The trial was to begin today for the three men and one woman arrested in July 1997 for criticizing a major Communist Party document. The case has drawn expressions of concern from the Vatican, the United States and Europe.
National Revolutionary Police in blue uniforms and plainclothes state security agents barred about two dozen journalists from approaching the courthouse, located on a side street in Havana. Cameramen and photographers were forbidden to stand on a street corner to capture images of police blocking the main road to the court.
There was no information about what was going on inside the building.
``I hope I will be able to bring my husband home,'' Magaly de Armas, wife of defendant Vladimiro Roca, said as she and her daughter arrived today. If not, de Armas said, she and her husband were ``prepared for anything.''
The top defendant is Roca, a former military pilot and son of the late Cuban Communist Party leader Blas Roca. Also charged are Rene Gomez Manzano, engineer Felix Bonne and economist Marta Beatriz Roque.
``My hope is that they are freed, that justice is done,'' De Armas said over the weekend. ``I still don't see the crime in writing down your opinion in a peaceful manner.''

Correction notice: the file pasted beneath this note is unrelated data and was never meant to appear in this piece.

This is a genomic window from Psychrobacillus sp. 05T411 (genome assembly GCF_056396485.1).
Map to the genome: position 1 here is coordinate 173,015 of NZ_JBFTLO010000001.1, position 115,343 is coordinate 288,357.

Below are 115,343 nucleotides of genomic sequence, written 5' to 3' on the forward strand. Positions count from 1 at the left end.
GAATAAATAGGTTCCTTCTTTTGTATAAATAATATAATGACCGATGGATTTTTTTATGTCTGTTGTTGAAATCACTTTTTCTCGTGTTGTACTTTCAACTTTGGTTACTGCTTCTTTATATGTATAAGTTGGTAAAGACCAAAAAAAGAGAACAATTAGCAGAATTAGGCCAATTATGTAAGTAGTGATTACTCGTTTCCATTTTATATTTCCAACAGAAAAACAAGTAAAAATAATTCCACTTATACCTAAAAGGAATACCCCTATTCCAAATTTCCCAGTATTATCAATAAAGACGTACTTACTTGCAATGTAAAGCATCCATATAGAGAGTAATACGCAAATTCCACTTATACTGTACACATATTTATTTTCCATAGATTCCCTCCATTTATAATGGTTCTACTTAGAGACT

Relatives said many of the dissidents' supporters have been detained by state security agents in recent days, apparently to prevent protests outside the courthouse.
Government officials, who never comment on such detentions, were infuriated by a demonstration last year outside the trial of another dissident, which was widely reported by foreign media.
Communist officials insist there are no political prisoners in Cuba, only people jailed for common crimes. They reject the characterization of the four as prisoners of conscience.
The trial was expected to last several days.
The four dissidents distributed a critique of a draft economic plan being considered the Communist Party Congress, saying it did not present solutions to Cuba's severe problems. They also held two news conferences with foreign journalists.
When they were charged last fall, the prosecution recommended a six-year sentence for Roca and five years each for the others.
Since then, the government has passed a tough, broadly worded law aimed at silencing dissidents. Those convicted can face up to 20 years in prison. The four cannot be tried under the new law, but it signals a tougher government stance toward the opposition.
The government, however, has also come under heavy pressure over human rights.
Most notably, Pope John Paul II visited Cuba in January 1998, calling for fundamental freedoms, respect for human rights and an independent civil society. More than 80 prisoners were freed after his visit.
© Copyright 1999 The Associated Press